Yield: enough for 10-12 sundaes.  Keeps in a jar in the fridge, and reheats just fine with a gentle burst in the microwave.

There’s a vague memory somewhere of a high school science class in which we wore pinafores and made honeycomb over bunsen burners and gauze mats, and let the golden mass harden in misshapen trays on the benchtops.  It must have been quite a sight to see!  A quick search on the web tells me that in terms of the science, the magic of honeycomb is that once you add bicarbonate of soda to the hot toffee mixture, the bicarb breaks down to release carbon dioxide gas into the toffee, causing it to foam up.  How ’bout that.  Well, in terms of its culinary worth, I’d have to rate honeycomb right up there as one of my favourite sweets, for its dense syrupy sweetness and its hard yet airy, crumbly-chewy texture.  Delicious.

I’m aware that making sweets in January is probably not strictly necessary, given the excesses of December and all.  So here’s a recipe for the honeycomb in the context of an otherwise extremely healthful yoghurt-based dessert idea.  We’ve already given some away to friends to help us eat through the batch, but I’m quietly hoping that our stash of little golden chunks and the dust will last us just a bit longer.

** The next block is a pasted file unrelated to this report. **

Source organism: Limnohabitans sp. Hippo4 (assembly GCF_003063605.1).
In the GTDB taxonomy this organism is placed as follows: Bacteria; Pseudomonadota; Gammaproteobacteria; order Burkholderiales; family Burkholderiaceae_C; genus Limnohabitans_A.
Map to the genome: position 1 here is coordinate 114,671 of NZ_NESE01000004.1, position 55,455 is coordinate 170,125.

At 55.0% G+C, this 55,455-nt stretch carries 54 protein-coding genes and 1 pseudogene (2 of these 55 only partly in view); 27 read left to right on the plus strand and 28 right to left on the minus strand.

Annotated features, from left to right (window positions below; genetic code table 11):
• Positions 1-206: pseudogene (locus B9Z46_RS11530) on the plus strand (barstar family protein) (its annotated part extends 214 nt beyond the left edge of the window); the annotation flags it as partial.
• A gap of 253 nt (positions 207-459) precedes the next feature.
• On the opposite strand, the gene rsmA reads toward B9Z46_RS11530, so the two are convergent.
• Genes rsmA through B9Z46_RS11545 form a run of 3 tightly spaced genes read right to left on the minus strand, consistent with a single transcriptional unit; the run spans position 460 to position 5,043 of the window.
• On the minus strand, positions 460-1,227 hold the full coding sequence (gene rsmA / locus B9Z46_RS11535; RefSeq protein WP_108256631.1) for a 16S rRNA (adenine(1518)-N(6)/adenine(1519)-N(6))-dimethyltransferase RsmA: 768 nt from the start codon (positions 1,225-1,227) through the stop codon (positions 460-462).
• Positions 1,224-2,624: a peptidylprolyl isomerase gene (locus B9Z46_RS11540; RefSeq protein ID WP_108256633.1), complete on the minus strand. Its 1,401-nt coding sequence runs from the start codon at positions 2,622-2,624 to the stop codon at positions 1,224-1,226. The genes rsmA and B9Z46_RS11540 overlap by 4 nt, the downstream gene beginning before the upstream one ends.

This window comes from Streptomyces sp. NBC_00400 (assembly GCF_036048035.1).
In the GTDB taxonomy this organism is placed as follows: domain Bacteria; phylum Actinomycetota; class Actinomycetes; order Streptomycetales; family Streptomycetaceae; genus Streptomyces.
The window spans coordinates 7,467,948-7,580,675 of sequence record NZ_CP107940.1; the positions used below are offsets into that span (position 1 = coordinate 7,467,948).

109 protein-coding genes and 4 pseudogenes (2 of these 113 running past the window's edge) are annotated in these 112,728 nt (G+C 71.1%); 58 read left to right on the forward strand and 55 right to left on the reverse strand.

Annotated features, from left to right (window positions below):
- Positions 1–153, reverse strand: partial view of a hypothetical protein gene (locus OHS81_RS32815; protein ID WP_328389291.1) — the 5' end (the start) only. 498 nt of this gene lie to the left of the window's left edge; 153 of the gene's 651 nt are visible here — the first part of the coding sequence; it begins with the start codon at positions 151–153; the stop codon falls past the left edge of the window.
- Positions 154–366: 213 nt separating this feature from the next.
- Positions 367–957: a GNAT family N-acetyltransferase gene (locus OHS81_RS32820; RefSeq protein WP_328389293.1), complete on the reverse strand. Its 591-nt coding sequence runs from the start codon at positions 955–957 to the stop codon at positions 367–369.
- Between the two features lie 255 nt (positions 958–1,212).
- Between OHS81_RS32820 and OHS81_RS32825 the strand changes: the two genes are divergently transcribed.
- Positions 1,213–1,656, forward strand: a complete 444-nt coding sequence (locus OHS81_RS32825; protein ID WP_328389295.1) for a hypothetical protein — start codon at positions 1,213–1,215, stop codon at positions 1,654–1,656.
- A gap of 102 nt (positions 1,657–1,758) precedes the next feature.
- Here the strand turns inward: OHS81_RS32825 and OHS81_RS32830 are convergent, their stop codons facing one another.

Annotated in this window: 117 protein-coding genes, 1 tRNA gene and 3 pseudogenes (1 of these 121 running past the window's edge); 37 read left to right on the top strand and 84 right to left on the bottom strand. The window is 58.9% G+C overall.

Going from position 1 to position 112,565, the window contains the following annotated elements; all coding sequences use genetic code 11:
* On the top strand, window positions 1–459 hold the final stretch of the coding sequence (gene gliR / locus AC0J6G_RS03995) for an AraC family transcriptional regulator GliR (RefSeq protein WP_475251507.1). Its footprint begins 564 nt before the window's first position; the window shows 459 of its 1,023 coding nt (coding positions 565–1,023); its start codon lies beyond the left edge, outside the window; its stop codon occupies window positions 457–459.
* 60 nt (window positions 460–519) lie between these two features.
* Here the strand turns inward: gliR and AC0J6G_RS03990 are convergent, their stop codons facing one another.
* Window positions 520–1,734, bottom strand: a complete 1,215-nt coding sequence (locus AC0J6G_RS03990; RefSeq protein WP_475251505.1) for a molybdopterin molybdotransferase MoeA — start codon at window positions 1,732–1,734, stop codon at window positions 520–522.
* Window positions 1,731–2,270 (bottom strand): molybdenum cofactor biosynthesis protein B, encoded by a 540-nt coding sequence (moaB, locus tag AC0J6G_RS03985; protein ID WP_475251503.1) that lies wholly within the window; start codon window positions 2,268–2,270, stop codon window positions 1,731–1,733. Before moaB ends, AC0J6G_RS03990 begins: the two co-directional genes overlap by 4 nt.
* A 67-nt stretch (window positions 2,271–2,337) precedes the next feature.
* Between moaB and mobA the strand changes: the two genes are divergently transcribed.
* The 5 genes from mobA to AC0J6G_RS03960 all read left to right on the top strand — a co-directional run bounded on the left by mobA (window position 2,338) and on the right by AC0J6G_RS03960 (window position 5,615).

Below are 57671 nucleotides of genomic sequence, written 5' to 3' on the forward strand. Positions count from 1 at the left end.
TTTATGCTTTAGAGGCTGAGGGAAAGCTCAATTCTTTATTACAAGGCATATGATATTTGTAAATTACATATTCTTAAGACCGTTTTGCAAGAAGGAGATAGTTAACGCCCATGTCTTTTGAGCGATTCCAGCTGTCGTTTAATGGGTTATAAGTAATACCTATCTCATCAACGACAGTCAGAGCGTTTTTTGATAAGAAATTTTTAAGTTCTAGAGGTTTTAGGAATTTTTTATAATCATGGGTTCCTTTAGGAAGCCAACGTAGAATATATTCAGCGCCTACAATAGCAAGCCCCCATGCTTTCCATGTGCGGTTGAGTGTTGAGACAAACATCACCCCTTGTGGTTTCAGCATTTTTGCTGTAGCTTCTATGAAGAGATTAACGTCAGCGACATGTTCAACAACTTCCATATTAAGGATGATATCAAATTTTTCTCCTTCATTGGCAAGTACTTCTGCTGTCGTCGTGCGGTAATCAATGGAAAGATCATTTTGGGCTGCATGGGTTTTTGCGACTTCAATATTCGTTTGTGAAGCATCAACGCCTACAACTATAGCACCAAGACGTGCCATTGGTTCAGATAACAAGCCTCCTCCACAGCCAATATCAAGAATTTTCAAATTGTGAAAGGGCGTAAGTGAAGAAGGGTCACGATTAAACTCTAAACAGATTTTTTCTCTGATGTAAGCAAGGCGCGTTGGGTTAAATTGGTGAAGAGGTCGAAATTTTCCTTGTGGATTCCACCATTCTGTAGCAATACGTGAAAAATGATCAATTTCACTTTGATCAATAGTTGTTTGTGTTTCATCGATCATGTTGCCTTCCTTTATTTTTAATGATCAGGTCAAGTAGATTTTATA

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Passionfruit and honeycomb yoghurt with fresh fruit
Inspired by Nigella’s Hokey Pokey

For a single serve of the yoghurt
1/2 cup Greek yoghurt
Pulp of half a passionfruit, a bit reserved for the top
Fresh fruit (I used nectarines)

For the honeycomb
100g sugar
3 tbsp golden syrup
1 1/2 tsp bicarbonate of soda

To make the honeycomb, first line a tray with baking paper or foil.

In a large, heavy saucepan, heat the sugar and golden syrup until all the sugar has melted (takes about 3-5 minutes).  Stir as little as you can.

When the toffee is the colour of maple syrup and bubbling well, take off the heat and whisk in the bicarbonate of soda.  Immediately tip onto your prepared tray.  Leave until completely cool and set, and break into many pieces with a rolling pin (or I used a tin of baked beans!).

To assemble the dessert:  Stir together the yoghurt, 1/2 passionfruit and 1 tbsp of honeycomb crumbs until mixed.  Dollop over your fresh fruit of choice, and scatter over a bit more passionfruit and honeycomb.  Yum!